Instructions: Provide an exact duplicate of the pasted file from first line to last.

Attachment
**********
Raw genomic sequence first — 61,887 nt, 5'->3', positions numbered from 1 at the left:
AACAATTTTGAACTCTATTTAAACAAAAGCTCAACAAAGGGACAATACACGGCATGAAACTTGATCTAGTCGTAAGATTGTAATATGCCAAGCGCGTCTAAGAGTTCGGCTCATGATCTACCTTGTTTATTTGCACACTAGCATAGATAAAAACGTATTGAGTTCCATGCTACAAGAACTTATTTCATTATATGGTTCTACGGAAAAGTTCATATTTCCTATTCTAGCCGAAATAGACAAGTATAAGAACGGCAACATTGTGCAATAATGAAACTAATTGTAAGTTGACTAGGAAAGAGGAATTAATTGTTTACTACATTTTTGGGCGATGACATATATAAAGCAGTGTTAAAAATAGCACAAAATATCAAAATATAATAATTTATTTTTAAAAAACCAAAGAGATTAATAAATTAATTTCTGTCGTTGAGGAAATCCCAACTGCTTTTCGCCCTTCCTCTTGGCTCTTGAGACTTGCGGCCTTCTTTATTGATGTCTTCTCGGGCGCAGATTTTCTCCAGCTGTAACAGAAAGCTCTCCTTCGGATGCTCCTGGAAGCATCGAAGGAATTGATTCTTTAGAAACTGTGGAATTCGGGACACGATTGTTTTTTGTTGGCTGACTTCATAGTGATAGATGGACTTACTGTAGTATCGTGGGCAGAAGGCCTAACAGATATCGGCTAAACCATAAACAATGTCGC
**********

Raw genomic sequence first — 61,887 nt, 5'->3', positions numbered from 1 at the left:
AACAATTTTGAACTCTATTTAAACAAAAGCTCAACAAAGGGACAATACACGGCATGAAACTTGATCTAGTCGTAAGATTGTAATATGCCAAGCGCGTCTAAGAGTTCGGCTCATGATCTACCTTGTTTATTTGCACACTAGCATAGATAAAAACGTATTGAGTTCCATGCTACAAGAACTTATTTCATTATATGGTTCTACGGAAAAGTTCATATTTCCTATTCTAGCCGAAATAGACAAGTATAAGAACGGCAACATTGTGCAATAATGAAACTAATTGTAAGTTGACTAGGAAAGAGGAATTAATTGTTTACTACATTTTTGGGCGATGACATATATAAAGCAGTGTTAAAAATAGCACAAAATATCAAAATATAATAATTTATTTTTAAAAAACCAAAGAGATTAATAAATTAATTTCTGTCGTTGAGGAAATCCCAACTGCTTTTCGCCCTTCCTCTTGGCTCTTGAGACTTGCGGCCTTCTTTATTGATGTCTTCTCGGGCGCAGATTTTCTCCAGCTGTAACAGAAAGCTCTCCTTCGGATGCTCCTGGAAGCATCGAAGGAATTGATTCTTTAGAAACTGTGGAATTCGGGACACGATTGTTTTTTGTTGGCTGACTTCATAGTGATAGATGGACTTACTGTAGTATCGTGGGCAGAAGGCCTAACAGATATCGGCTAAACCATAAACAATGTCGC